The audience will have an opportunity to continue the discussion over refreshments provided by the Forum’s Hospitality Committee. Copies of Schwarz’s books, The Numbers Game and Once upon a Game, will be available for purchase as well.

Schwarz is presented by The Scarsdale Forum (formerly the TVCCEF) Sunday Speaker Series program on Sunday, March 20 at the Scarsdale Woman’s Club, 37 Drake Road at 3 p.m. The Sunday Speaker Series programs are open to the public, free of charge and are underwritten in part by a generous grant from the Irving J. Sloan Education Fund, made possible by the Liz Claiborne-Arthur Ortenberg Foundation.

For more information, visit www.ScarsdaleForum.com , call 914-723-2829 or e-mail office@scarsdaleforum.com.

 

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chaseauthorsSeventh-grade students from Westchester Reform Temple’s Religious School have co-authored and published a new children’s chapter book. The Chase: A Modern-Day Midrash. Part mystery, part fantasy, and part coming-of-age story, The Chase follows a group of 12-year-olds as they track down several characters that have fled from the Torah, or Jewish Bible. The missing characters include Noah, who has abandoned his ark, along with his wife, his sons, and all the animals, as well as the Biblical patriarch and matriarch Abraham and Sarah. The children must figure out where the characters went and convince them to come back – and do all this in time for their friend’s Bat Mitzvah service just a few days away.

The idea for the story came to the students a year ago, when they discovered a copy of “The Torah: A Modern Commentary,” by Rabbi W. Gunther Plaut that was missing 50 pages. They showed it to Jonathan Blake, a rabbi at WRT, who explained the missing pages made the book unfit for any Jewish purpose. This notion captured the imaginations of the students, and ultimately, with the help of WRT Religious School teacher Barbara Josselsohn, they turned their musings into a novel. Early readers of the book have likened it to the Cam Jansen mysteries, and even to the Harry Potter series.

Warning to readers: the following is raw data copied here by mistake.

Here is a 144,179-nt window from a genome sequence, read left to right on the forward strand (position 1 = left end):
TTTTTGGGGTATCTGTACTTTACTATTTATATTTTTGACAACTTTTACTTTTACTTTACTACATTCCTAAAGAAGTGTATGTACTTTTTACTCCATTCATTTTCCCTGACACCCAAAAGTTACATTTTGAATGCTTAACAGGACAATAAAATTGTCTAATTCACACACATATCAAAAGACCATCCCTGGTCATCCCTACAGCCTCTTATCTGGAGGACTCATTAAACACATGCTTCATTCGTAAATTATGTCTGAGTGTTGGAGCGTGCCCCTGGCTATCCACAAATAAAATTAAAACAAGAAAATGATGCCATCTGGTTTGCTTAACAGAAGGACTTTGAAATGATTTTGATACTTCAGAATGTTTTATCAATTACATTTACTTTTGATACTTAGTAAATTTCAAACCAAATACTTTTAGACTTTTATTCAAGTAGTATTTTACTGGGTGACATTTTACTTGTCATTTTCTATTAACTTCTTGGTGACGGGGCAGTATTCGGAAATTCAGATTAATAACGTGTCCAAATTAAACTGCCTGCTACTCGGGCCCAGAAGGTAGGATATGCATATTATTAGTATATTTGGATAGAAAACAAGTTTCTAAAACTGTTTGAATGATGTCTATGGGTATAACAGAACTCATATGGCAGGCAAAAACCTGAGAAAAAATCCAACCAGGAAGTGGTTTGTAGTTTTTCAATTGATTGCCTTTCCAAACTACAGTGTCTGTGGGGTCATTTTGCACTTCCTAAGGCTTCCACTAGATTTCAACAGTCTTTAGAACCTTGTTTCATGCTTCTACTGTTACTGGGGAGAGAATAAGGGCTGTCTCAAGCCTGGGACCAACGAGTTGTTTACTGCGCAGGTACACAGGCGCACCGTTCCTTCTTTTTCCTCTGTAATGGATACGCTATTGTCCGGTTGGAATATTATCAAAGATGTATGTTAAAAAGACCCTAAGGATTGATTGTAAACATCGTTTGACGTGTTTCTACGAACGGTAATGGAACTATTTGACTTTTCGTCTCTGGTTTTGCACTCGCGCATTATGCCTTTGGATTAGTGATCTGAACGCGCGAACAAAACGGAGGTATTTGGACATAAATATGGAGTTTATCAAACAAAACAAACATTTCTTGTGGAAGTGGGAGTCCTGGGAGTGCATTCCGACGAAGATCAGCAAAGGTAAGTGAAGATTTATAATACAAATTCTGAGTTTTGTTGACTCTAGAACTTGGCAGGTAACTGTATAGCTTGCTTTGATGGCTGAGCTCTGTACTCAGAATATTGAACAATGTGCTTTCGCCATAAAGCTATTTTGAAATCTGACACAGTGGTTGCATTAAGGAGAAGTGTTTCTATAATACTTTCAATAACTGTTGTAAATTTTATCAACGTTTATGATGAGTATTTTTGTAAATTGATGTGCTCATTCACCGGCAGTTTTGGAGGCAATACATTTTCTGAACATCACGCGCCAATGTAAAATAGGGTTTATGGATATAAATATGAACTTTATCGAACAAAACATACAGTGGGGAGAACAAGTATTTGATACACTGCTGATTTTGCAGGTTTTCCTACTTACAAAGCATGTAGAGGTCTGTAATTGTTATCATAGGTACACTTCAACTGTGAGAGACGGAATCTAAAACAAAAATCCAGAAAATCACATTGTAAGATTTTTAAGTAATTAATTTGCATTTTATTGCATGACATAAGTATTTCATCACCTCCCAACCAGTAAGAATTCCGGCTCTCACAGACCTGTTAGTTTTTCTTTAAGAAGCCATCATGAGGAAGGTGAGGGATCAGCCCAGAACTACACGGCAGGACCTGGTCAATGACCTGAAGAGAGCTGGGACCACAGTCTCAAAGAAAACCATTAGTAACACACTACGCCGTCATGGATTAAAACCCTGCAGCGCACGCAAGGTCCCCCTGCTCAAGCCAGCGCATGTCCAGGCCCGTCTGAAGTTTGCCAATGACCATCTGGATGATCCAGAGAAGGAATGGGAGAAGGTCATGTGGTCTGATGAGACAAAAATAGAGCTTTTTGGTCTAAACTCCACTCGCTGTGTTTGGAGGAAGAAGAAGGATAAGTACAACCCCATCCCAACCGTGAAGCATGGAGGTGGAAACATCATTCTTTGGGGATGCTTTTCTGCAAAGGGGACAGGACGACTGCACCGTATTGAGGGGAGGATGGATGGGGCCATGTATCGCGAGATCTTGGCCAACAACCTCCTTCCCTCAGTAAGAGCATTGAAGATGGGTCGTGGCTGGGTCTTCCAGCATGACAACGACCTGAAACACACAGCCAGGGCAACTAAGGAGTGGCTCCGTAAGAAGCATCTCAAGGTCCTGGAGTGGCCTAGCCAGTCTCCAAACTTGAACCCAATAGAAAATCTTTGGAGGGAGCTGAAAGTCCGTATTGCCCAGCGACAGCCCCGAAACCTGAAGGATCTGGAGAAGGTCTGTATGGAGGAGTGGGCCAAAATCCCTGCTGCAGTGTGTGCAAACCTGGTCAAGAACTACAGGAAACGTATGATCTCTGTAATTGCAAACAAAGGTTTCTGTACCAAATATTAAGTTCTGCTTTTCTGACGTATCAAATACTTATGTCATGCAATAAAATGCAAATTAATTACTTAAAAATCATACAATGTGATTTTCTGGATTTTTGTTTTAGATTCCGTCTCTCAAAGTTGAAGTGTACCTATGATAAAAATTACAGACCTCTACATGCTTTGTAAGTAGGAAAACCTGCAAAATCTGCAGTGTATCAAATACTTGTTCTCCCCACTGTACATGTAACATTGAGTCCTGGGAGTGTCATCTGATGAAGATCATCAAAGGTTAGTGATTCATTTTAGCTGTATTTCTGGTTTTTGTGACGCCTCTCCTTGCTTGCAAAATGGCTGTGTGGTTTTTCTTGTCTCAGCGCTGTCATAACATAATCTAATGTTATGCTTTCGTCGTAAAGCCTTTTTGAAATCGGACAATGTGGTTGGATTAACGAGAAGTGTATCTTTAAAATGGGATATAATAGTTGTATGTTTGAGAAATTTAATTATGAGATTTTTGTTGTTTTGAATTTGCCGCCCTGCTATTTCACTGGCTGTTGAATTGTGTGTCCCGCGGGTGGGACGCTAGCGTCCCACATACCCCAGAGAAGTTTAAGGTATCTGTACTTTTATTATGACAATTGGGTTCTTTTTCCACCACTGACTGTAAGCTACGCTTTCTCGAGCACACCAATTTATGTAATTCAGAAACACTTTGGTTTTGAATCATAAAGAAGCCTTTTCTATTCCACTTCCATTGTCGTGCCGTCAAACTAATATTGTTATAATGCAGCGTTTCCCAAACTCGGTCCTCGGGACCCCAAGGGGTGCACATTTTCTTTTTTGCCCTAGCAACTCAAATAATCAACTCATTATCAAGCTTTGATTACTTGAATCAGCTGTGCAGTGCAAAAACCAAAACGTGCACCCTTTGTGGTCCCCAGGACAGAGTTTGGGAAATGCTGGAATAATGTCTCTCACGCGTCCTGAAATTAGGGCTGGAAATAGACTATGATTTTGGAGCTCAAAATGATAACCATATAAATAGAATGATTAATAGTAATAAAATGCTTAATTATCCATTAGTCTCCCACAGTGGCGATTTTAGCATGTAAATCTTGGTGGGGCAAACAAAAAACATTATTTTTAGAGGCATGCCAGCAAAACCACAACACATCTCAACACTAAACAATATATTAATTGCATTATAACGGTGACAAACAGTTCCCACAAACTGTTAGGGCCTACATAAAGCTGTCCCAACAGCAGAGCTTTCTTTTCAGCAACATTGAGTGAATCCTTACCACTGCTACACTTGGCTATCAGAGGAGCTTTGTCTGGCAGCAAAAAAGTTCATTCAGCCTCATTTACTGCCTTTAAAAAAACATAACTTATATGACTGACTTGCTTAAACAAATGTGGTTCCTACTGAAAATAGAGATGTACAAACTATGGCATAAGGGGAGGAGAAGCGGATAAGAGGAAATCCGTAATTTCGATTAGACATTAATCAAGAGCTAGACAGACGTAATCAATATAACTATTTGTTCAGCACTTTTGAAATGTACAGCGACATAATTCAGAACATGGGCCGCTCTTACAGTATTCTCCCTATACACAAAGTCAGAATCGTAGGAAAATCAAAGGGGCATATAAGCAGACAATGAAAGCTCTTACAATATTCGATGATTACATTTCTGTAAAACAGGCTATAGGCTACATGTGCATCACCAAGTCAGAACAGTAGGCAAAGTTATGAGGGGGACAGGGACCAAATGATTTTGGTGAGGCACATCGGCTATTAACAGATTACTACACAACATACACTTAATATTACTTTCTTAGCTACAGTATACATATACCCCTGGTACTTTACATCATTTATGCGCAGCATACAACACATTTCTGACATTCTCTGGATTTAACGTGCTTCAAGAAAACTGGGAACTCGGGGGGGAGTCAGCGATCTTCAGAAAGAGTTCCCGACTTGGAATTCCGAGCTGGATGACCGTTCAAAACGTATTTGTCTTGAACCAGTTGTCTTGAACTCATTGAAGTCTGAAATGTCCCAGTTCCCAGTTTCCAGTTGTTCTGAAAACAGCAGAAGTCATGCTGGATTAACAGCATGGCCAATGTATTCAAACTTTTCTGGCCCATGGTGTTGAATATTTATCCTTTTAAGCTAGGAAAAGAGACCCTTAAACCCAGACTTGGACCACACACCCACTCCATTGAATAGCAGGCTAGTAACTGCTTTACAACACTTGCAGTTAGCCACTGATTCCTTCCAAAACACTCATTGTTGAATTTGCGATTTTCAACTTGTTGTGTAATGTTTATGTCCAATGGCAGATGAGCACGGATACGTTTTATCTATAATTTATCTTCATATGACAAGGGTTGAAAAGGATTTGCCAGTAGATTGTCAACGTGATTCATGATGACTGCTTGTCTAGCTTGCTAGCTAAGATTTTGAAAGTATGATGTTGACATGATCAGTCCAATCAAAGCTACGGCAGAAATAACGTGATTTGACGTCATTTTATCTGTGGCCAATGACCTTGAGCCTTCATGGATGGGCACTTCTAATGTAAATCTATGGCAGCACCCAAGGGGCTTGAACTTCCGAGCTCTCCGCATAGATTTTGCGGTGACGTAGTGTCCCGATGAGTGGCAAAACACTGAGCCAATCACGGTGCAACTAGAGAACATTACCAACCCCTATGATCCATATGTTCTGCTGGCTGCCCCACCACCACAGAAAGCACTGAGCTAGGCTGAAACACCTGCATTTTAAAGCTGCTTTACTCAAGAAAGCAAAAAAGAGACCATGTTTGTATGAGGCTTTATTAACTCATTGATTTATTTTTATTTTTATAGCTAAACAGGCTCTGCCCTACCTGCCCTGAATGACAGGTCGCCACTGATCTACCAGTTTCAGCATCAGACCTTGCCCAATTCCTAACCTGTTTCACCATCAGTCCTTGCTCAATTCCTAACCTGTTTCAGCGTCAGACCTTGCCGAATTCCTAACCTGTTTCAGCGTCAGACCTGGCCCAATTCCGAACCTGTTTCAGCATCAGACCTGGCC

The book was written by eight young authors including Sydney Bernstein, Alexa Binday, Avi Goldstein, Abigail Haber, Naomi Haber, Rachel Haber, Alyssa Josselsohn and Gillian Lubin, and published by Westchester Reform Temple (WRT) and Kar-Ben Publishing, a leading publisher of Jewish books for children.

A short reading and official launch of the book with be part of WRT’s family Sharing Shabbat service on Saturday, March 5 at 9:00 am. The one-hour service, designed for children ages 4-12 and their parents, is open to all. The morning program will be sponsored by The PJ Library® at Westchester Reform Temple.

Copies of the book are priced at $10, and the authors have committed to donating all proceeds to support educational programming at the Temple. The book maybe purchased at Westchester Reform Temple, 255 Mamaroneck Road in Scarsdale. For more information visit www.wrtemple.org or call (914) 723-7727.

Photo Top row, from left to right: Alyssa Josselsohn, Avi Goldstein, Alexa Binday, Rachel Haber, Gillian Lubin
Photo Bottom row, from left to right: Abigail Haber, Naomi Haber, Sydney Bernstein